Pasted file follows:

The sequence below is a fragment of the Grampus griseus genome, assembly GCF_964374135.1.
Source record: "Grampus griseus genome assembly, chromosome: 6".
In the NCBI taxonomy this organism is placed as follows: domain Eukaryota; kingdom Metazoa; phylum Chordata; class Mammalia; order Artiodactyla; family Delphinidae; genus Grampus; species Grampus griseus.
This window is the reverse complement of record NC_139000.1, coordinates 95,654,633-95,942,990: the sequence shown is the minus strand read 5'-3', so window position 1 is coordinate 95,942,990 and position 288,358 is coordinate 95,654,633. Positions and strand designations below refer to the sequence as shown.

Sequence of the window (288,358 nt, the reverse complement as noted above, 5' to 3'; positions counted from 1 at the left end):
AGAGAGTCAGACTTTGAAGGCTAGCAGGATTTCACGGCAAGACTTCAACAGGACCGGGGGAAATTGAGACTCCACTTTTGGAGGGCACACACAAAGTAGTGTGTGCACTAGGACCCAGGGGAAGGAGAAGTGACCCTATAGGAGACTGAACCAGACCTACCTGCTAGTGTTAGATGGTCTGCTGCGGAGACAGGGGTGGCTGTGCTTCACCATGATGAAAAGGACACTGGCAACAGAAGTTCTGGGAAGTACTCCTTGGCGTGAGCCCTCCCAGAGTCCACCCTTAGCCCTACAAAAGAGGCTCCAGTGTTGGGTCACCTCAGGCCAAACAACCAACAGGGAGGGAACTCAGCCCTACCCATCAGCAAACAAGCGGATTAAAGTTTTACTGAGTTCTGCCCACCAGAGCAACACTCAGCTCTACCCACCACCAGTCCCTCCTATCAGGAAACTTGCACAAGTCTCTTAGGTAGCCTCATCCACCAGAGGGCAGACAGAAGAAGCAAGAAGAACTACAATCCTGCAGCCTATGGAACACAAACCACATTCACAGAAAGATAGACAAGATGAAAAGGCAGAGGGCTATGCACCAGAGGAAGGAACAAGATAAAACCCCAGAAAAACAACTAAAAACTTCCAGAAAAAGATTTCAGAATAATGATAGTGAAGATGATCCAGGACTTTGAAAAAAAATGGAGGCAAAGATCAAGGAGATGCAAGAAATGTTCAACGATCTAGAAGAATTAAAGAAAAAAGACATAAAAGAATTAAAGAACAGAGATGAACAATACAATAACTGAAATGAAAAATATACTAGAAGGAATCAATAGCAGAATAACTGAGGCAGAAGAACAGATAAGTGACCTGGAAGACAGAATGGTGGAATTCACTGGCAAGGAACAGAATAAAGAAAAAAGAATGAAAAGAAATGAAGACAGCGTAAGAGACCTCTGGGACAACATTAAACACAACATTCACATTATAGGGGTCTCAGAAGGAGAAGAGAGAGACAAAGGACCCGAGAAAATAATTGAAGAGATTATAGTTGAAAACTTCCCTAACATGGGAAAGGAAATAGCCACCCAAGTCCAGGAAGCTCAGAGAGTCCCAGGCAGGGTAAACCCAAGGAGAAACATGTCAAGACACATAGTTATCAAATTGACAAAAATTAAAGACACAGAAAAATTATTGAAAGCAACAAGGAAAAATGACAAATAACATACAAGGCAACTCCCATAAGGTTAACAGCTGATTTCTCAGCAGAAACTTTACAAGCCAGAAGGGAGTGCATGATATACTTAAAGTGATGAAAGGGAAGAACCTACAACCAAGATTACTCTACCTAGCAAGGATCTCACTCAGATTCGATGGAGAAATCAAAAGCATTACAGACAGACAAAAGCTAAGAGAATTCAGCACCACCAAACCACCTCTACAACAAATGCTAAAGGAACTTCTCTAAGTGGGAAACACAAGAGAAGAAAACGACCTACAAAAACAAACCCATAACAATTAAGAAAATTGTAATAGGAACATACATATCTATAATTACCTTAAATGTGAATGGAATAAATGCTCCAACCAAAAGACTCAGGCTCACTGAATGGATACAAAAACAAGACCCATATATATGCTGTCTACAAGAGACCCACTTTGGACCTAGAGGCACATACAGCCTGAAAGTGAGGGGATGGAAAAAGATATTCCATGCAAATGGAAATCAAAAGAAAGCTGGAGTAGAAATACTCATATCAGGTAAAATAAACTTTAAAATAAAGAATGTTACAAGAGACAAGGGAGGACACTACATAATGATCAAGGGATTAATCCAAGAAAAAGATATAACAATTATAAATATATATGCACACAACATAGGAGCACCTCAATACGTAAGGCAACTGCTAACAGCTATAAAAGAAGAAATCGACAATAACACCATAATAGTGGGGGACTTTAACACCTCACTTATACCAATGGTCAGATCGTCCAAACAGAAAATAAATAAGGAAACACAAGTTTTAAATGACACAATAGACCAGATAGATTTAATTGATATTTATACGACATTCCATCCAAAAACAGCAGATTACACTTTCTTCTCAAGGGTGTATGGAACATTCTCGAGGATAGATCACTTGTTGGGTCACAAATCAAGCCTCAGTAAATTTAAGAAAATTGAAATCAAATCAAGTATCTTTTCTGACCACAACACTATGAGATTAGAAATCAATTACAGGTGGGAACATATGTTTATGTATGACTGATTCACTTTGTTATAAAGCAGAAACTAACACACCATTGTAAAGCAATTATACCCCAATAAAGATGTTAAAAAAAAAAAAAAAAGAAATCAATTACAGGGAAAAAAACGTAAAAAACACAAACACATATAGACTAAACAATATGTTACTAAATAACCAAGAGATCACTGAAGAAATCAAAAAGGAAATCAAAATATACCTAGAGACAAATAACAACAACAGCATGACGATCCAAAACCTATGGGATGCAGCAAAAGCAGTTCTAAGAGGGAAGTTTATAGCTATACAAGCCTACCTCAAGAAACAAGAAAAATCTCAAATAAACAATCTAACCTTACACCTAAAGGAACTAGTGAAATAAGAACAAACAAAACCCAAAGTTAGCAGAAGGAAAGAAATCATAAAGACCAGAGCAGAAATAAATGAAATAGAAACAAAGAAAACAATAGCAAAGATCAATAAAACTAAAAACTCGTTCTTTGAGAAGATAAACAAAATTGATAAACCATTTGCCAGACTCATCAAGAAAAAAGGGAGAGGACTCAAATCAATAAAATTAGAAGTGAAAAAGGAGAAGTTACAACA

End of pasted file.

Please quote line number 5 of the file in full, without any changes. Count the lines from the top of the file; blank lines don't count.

Sequence of the window (288,358 nt, the reverse complement as noted above, 5' to 3'; positions counted from 1 at the left end):